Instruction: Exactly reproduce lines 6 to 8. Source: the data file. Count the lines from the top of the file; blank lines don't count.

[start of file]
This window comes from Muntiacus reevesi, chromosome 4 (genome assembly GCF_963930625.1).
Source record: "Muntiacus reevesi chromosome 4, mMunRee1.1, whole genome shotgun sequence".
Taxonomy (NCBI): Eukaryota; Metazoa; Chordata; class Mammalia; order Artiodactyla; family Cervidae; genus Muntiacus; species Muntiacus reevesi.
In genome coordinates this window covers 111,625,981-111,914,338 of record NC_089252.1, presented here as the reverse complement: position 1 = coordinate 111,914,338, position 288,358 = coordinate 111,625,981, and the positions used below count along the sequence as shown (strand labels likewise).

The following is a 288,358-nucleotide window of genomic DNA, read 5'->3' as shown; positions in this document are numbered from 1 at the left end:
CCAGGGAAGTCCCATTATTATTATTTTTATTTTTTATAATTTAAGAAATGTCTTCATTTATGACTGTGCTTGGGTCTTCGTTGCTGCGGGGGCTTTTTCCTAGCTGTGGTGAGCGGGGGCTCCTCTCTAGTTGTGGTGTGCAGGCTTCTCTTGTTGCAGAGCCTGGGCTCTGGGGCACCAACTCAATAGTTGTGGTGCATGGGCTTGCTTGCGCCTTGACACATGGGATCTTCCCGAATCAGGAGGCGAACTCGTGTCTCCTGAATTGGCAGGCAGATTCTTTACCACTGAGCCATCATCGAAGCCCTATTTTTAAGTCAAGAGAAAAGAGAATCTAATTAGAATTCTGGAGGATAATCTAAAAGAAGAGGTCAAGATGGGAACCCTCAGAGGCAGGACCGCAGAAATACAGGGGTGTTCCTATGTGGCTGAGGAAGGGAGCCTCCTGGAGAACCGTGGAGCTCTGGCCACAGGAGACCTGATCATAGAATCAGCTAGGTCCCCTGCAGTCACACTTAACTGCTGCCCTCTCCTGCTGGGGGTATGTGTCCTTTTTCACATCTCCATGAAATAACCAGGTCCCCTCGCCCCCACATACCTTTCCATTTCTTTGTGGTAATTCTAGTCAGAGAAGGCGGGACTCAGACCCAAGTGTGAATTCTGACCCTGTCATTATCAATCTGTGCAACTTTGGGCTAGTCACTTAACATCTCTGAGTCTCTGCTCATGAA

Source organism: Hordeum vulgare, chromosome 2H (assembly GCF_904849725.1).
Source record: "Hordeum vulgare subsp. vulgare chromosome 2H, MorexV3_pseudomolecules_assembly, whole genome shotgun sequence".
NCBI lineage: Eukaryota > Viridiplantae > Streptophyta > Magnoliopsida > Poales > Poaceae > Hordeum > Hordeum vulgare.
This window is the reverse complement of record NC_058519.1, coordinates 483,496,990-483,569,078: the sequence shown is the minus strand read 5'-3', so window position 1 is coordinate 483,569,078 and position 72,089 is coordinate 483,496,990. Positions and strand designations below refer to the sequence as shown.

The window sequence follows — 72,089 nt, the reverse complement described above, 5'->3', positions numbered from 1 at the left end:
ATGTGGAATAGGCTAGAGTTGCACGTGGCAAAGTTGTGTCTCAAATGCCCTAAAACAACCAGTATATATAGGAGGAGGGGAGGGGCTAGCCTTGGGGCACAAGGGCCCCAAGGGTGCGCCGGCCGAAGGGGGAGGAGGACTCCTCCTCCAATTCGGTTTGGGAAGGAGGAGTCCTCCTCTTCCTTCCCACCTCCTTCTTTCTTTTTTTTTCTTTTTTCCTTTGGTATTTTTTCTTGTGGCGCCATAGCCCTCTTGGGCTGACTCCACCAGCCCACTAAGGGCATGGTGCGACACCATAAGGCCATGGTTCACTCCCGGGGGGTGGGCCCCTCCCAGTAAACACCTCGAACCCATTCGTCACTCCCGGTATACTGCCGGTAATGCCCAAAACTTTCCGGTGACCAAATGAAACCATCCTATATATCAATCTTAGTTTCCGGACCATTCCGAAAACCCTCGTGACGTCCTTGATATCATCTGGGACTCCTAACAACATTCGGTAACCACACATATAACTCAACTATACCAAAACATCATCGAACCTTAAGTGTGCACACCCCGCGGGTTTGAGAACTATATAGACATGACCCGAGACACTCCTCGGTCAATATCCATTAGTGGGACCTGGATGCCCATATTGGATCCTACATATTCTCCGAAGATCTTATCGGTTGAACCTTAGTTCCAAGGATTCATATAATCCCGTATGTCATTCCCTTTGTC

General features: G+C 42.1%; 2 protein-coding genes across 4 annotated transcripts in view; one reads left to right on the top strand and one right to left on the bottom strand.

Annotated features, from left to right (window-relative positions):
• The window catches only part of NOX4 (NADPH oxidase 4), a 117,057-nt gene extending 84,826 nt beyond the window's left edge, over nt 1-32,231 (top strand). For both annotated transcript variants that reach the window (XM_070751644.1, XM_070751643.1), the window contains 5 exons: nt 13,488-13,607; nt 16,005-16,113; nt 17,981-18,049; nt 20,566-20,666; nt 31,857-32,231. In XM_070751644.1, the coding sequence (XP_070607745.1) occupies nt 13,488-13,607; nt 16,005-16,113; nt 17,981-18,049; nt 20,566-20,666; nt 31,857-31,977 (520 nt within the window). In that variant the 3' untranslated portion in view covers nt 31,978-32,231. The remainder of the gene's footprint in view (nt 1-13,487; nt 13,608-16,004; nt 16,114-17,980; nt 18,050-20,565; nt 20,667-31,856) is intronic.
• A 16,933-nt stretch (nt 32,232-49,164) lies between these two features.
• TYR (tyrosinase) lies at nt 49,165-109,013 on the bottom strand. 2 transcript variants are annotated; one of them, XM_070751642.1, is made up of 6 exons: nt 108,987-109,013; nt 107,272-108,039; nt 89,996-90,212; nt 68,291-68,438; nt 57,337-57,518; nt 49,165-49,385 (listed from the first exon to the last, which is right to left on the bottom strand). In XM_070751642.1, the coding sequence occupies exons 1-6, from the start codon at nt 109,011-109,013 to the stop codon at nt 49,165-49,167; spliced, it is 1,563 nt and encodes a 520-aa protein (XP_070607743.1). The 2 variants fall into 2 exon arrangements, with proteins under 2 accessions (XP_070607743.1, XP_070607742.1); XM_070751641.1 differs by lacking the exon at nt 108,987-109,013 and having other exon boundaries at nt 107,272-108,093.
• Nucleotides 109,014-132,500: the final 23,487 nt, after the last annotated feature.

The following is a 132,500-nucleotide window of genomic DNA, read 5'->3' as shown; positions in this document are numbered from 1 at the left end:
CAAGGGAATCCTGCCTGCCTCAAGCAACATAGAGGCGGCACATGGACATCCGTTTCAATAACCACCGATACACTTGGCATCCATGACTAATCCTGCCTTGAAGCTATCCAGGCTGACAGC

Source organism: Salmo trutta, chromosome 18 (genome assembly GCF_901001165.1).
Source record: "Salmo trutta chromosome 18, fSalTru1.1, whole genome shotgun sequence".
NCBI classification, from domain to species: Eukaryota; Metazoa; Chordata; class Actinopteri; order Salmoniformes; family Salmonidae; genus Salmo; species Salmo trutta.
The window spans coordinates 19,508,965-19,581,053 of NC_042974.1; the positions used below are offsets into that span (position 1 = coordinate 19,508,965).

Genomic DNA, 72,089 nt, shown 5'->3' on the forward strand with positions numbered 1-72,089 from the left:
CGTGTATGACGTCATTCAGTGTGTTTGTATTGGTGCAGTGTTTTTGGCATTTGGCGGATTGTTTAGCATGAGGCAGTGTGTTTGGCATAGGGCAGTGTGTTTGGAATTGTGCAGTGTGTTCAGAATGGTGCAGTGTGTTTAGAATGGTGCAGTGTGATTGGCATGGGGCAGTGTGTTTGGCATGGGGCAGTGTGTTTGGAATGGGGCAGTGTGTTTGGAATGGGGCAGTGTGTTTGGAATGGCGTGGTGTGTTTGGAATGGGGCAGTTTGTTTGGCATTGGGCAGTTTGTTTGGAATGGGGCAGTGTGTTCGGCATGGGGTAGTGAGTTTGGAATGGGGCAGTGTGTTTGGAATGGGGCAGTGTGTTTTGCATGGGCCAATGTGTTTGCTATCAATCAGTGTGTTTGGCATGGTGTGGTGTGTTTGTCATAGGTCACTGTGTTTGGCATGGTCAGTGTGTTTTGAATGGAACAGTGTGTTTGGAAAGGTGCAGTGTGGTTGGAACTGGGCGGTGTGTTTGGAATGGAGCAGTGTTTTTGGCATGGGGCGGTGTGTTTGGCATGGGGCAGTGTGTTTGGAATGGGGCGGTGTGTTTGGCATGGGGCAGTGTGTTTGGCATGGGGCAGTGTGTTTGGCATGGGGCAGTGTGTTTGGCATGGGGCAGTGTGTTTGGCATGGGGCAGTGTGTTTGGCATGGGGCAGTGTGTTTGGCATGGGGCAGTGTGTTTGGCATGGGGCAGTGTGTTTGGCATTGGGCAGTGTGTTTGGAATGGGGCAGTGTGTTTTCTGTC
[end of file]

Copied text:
CCAGGGAAGTCCCATTATTATTATTTTTATTTTTTATAATTTAAGAAATGTCTTCATTTATGACTGTGCTTGGGTCTTCGTTGCTGCGGGGGCTTTTTCCTAGCTGTGGTGAGCGGGGGCTCCTCTCTAGTTGTGGTGTGCAGGCTTCTCTTGTTGCAGAGCCTGGGCTCTGGGGCACCAACTCAATAGTTGTGGTGCATGGGCTTGCTTGCGCCTTGACACATGGGATCTTCCCGAATCAGGAGGCGAACTCGTGTCTCCTGAATTGGCAGGCAGATTCTTTACCACTGAGCCATCATCGAAGCCCTATTTTTAAGTCAAGAGAAAAGAGAATCTAATTAGAATTCTGGAGGATAATCTAAAAGAAGAGGTCAAGATGGGAACCCTCAGAGGCAGGACCGCAGAAATACAGGGGTGTTCCTATGTGGCTGAGGAAGGGAGCCTCCTGGAGAACCGTGGAGCTCTGGCCACAGGAGACCTGATCATAGAATCAGCTAGGTCCCCTGCAGTCACACTTAACTGCTGCCCTCTCCTGCTGGGGGTATGTGTCCTTTTTCACATCTCCATGAAATAACCAGGTCCCCTCGCCCCCACATACCTTTCCATTTCTTTGTGGTAATTCTAGTCAGAGAAGGCGGGACTCAGACCCAAGTGTGAATTCTGACCCTGTCATTATCAATCTGTGCAACTTTGGGCTAGTCACTTAACATCTCTGAGTCTCTGCTCATGAA

Source organism: Hordeum vulgare, chromosome 2H (assembly GCF_904849725.1).
Source record: "Hordeum vulgare subsp. vulgare chromosome 2H, MorexV3_pseudomolecules_assembly, whole genome shotgun sequence".